On several occasions, Pope Francis has commented that at the root of our church’s many problems is clericalism. Clericalism is a disordered attitude of superiority toward the ordained which becomes manifest in arrogance, expectations of privilege, and abuse of power. Catholics around the globe increasingly understand what the Holy Father means.
Earlier this year, Richard R. Gaillardetz, an American theologian who specializes in ecclesiology, wrote an article entitled “Challenging Clericalism.” Ecclesiology is the study of church: its policies, structures, rituals, etc. In the article, he suggests a continuum that exists from sinful clericalism to clericalism to clergy-hood to the priesthood of the ordained to the priesthood of the baptized. What Pope Francis and many of our church leaders abhor is sinful clericalism, the unhealthiest and most damaging version of ordained ministry. Those who succumb to this affliction—clergy and laity alike—get caught in a culture that enables abuse and promotes cronyism; and they turn away from God. In fact, they replace God with a false sense of church that is self-promotional, self-protectionist, and self-referential. As Pope Francis has noted at various times, clericalism is a horrible perversion of what church should be.
Clergy-hood moves us in a positive direction away from clericalism. It contends that holy orders brings about an ontological change in the ordained person that gives him a different status within the community of faith. Gaillardetz states what we all know: that the problems in the church are systemic. The sexual abuse of children, like the abuses in the Vatican banking system and abuses of power by some bishops, are manifestations of a bigger problem. That bigger problem includes other issues, including the church’s treatment of women, the manner in which some clergy acquire and exercise power, and the reality that with titles comes entitlement. Whereas clergy-hood differentiates various roles within the church for which we were commissioned, clericalism ranks some roles as being more important than others.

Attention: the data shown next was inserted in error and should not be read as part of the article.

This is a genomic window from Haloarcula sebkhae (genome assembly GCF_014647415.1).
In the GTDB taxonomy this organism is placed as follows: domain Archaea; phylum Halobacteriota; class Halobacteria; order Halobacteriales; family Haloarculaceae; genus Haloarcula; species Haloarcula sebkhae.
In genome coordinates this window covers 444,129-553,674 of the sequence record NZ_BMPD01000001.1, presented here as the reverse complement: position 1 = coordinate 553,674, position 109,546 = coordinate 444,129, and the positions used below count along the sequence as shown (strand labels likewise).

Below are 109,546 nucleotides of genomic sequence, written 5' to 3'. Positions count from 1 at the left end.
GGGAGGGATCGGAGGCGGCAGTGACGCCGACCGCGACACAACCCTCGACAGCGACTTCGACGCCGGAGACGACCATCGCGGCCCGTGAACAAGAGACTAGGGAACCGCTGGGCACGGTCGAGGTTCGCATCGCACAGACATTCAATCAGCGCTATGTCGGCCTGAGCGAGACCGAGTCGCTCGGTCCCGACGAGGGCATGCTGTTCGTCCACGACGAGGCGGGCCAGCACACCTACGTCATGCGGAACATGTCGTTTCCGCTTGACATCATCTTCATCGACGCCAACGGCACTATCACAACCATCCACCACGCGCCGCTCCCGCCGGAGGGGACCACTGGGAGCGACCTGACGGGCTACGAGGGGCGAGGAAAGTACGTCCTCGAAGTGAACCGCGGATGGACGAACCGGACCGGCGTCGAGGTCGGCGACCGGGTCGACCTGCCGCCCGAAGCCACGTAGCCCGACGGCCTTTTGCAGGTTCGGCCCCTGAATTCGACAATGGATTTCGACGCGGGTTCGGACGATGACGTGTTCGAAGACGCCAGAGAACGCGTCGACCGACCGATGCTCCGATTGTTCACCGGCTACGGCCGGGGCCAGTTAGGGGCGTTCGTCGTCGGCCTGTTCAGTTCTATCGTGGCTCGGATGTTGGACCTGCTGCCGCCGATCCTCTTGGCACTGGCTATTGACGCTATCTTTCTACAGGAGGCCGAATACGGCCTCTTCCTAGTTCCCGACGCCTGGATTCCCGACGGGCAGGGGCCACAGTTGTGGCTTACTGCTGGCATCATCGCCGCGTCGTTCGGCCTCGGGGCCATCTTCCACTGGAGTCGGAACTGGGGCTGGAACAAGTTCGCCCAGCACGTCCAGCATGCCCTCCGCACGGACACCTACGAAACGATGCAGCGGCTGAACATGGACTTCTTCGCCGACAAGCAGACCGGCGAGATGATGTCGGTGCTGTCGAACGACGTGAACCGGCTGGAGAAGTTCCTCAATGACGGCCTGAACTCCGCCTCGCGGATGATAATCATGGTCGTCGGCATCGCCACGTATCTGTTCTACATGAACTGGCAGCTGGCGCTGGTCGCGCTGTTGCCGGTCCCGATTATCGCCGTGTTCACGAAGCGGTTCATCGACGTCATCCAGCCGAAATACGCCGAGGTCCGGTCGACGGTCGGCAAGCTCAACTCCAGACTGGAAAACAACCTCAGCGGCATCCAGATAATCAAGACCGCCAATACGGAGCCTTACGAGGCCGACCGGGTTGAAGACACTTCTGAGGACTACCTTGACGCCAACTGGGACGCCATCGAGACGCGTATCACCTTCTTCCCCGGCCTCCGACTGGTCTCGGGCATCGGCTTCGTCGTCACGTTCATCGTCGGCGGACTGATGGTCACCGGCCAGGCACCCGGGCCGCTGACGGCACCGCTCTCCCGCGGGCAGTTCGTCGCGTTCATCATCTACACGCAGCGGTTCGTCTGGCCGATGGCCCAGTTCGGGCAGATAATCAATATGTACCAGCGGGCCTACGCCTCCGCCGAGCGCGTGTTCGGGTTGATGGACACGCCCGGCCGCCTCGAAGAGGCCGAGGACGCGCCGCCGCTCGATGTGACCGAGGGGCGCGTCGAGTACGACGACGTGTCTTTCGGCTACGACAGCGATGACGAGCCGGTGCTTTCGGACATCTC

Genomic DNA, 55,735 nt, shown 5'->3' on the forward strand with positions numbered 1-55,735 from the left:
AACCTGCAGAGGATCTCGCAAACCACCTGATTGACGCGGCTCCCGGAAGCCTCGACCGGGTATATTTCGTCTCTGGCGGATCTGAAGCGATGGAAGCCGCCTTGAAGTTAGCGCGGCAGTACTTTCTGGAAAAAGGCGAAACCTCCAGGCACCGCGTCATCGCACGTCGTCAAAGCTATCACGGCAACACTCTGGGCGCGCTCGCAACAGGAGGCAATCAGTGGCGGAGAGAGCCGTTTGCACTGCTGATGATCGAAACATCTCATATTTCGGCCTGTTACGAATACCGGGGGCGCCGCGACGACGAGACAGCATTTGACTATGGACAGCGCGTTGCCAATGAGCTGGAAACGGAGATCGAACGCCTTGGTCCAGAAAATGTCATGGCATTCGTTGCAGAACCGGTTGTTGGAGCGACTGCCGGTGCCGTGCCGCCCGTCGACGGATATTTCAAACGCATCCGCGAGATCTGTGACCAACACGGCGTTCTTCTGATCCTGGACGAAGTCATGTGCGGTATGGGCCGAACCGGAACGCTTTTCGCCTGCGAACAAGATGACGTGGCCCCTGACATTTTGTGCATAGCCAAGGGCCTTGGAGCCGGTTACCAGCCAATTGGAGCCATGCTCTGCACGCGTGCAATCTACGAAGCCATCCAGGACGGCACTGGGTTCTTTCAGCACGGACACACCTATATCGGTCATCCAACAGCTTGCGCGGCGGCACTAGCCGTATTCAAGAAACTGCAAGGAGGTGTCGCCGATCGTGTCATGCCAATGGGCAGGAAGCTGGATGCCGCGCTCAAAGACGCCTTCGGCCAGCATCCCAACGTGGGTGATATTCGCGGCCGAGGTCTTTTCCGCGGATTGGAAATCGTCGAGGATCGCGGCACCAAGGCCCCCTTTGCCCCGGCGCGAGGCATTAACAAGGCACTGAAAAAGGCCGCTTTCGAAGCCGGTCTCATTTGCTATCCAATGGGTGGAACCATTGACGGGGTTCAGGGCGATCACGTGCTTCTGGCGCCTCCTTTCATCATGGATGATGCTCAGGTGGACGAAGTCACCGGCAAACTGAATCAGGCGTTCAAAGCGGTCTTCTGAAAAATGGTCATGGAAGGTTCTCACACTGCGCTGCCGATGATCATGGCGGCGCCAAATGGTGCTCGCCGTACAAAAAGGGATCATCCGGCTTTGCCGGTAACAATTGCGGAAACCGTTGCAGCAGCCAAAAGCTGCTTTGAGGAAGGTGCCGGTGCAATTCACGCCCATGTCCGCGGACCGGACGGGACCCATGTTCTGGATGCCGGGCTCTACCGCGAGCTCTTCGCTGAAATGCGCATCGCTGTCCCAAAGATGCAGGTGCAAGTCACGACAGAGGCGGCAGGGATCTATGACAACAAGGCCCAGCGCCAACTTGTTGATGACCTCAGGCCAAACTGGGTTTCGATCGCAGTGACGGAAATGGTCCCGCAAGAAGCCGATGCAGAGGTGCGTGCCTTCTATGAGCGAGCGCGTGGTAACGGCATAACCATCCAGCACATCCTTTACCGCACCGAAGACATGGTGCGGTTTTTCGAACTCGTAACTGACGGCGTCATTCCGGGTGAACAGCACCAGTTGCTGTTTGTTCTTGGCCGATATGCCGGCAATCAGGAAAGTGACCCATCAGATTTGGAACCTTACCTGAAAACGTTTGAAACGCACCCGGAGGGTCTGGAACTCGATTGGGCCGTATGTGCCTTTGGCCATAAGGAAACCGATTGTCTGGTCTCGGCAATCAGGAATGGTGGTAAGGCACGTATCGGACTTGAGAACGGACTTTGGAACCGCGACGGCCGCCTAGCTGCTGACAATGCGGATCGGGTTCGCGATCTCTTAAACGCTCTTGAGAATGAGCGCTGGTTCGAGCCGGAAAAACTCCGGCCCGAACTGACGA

When the emphasis gets put on priesthood, either of the ordained or all the baptized, we focus on the fact that priests were ordained not to be served but to serve, to walk with people of the community to which they are assigned. As Francis offers, they are shepherds that are close to their sheep—they listen, learn, and lead because they love. Gaillardetz suggests that the remedy to the church’s clerical quagmire is ecclesial conversion that impacts both roots and branches (seminary formation, selection of bishops, recruiting non-ordained people to leadership positions to which they are qualified by skill-set and by baptism…). The only way to reform a sinful clerical culture is to imitate Christ, the Good Shepherd, and the relational aspects of His ministry and mission; in this way, priests become one with their people, much as Jesus became one with those He encountered. We can reform the disorder of sinful clericalism by helping move the needle on the continuum toward priesthood that imitates Jesus.
Parishioners throughout our Kansas City metro area, from Prairie Village to mid-town and Belton to the northland, are eager to make it happen. Perhaps our generation of Catholics, through the leadership of Francis and some grass-roots efforts at parishes, is the one that can finally rid the church of this destructive clerical dysfunction and restore it in God’s grace.